Coflow Jet claims that their idea of sucking air from the trailing edge and blowing it out the leading edge improves efficiency.

But this looks like nothing but flow control done wrong to me. And by blowing at the leading edge, they give up on achieving laminar flow(!). They also claim that it increases transonic efficiency.

Does this work?

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    $\begingroup$ Interesting concept. I doubt their assertion that pumping air from back to front uses little energy. Also questionable is the selection of references in their PDF: In all papers the author of the PDF is a coauthor. I guess it works for them if enough gullible investors chip in. $\endgroup$ Commented Nov 3, 2020 at 17:37
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    $\begingroup$ First red flag: a patent number in huge font on the first page, as if that proves anything (it doesn't). $\endgroup$
    – Sanchises
    Commented Nov 3, 2020 at 20:47

1 Answer 1


Amazing! British pioneer JW Dunne proposed this as a propulsion system around 1901 but Sir Hiram Maxim told him it would not work. (ref. unpublished documents in the Science Museum Archive's Dunne collection). Nine years later Henri Coanda built a ducted "jet" plane on broadly similar principles, which failed miserably (The Wikipedia article is not very good, but I know of none better online). But they all failed to understand the opportunities for suction lift, instead trying to exploit it to entrain a greater volume of air and create thrust.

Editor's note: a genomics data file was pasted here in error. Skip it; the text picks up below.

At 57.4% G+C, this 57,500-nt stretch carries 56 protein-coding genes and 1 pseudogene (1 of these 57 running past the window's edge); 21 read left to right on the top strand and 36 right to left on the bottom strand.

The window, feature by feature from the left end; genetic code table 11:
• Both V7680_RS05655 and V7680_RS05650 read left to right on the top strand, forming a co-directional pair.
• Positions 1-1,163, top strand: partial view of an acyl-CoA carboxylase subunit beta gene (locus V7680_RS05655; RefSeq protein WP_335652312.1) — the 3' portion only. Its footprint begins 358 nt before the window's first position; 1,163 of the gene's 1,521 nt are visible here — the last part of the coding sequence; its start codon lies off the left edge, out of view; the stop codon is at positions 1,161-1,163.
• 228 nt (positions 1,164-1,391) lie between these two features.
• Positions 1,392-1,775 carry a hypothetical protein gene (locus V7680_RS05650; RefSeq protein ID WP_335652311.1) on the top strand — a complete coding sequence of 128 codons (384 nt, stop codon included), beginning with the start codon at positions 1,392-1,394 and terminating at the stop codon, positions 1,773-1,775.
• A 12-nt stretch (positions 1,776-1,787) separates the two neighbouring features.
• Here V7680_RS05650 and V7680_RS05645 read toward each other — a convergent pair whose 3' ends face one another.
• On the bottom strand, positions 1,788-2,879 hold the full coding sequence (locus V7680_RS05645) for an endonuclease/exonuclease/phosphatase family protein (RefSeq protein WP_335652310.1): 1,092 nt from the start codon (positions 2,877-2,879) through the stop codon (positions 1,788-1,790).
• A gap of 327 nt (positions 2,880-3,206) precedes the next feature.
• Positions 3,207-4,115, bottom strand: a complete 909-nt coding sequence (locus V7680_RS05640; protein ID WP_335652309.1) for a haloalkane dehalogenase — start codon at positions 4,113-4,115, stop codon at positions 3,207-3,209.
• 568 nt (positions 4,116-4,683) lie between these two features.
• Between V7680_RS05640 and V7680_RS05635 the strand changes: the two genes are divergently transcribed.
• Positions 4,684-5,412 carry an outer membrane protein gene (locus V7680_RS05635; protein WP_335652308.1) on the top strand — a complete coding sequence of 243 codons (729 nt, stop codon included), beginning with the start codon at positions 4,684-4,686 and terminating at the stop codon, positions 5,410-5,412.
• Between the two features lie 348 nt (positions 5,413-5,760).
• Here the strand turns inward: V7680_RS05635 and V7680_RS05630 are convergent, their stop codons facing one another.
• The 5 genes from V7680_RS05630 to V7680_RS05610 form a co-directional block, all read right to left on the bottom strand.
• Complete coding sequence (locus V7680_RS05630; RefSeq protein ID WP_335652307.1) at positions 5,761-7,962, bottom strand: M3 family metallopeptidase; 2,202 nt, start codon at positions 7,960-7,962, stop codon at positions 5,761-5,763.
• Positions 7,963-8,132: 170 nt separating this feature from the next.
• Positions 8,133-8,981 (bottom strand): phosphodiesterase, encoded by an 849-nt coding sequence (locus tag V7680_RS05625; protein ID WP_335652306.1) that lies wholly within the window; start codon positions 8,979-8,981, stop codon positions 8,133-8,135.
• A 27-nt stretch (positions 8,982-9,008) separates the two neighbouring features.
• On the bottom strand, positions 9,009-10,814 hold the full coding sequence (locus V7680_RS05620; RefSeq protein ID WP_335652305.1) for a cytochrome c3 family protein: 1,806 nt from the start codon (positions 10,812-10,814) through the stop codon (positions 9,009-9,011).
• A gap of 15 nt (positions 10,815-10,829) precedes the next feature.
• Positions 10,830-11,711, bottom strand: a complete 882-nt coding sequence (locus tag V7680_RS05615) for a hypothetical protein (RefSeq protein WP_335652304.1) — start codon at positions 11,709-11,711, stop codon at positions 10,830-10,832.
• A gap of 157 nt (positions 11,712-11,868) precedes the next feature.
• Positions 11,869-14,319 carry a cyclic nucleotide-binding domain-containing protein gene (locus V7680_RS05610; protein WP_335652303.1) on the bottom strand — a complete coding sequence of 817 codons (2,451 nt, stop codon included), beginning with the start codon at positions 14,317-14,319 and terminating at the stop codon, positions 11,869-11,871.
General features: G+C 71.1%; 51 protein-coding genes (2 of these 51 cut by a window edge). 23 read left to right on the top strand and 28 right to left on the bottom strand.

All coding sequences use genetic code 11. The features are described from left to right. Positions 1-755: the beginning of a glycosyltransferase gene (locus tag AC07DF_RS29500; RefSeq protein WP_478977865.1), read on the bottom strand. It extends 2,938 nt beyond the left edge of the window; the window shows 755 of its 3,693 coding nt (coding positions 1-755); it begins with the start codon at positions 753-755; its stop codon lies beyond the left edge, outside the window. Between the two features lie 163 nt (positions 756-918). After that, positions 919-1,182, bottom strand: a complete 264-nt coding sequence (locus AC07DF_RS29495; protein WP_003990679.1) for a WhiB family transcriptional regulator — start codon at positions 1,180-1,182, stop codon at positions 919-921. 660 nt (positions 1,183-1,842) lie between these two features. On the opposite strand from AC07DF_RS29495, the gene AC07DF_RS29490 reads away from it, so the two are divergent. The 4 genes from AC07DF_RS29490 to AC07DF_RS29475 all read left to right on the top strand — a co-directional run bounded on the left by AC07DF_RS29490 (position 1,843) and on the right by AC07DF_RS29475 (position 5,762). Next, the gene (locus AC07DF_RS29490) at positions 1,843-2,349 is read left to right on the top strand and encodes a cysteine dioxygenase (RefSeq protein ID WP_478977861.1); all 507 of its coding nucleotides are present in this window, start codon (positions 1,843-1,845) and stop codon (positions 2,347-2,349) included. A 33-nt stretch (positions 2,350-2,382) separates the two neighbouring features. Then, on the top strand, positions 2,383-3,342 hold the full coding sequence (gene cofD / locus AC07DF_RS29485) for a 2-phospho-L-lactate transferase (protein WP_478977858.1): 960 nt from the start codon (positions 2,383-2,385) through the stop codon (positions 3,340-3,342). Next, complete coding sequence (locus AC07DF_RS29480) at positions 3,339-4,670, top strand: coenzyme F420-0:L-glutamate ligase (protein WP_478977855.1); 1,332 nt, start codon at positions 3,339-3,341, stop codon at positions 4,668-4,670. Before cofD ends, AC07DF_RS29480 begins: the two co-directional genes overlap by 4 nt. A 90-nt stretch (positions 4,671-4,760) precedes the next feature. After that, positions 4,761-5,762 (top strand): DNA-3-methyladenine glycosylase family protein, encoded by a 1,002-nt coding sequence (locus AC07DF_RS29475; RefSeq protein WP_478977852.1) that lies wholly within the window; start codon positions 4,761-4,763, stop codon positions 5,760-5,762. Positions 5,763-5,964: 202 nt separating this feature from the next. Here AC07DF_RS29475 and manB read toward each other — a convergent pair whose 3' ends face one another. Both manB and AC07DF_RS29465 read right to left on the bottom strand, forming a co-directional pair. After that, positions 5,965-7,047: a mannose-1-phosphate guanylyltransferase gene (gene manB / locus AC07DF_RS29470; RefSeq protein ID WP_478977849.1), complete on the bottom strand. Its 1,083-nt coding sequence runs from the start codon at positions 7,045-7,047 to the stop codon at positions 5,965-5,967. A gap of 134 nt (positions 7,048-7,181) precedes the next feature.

More modern blown-wing systems have tried to improve on suction lift using similar methods, but have always foundered on the power requirements for the blower and structural weight penalties of all that wing ducting.

Here is a PDF from their web site. It appears to achieve high lift/STOL performance through high AoA and the Coanda effect, basically turning itself into a giant blown flap. Alternatively it provides modest forward thrust by stimulating circulation and thus maintaining lift at a slight negative AoA.

Well, it probably does work - see wind tunnel images - but I would also want to see those wing weights, blower power figures and cost-benefit analyses before believing it is any more practicable than yesterday's approach.

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    $\begingroup$ I still can't get the impression of "flow control done wrong" off me $\endgroup$ Commented Nov 3, 2020 at 16:24
  • $\begingroup$ "But they failed to understand the opportunities for suction lift, instead of trying to exploit it to entrain a greater volume of air". (Over a greater area of wing). Slots and slotted flaps seem to do the same thing. "Super suction" of migratory bird = lowering slats (lowering AOA too) on a fixed wing. Very well informed, but nothing terribly new here, with benefits only needed at high AOA. Very good + answer. $\endgroup$ Commented Nov 4, 2020 at 13:46

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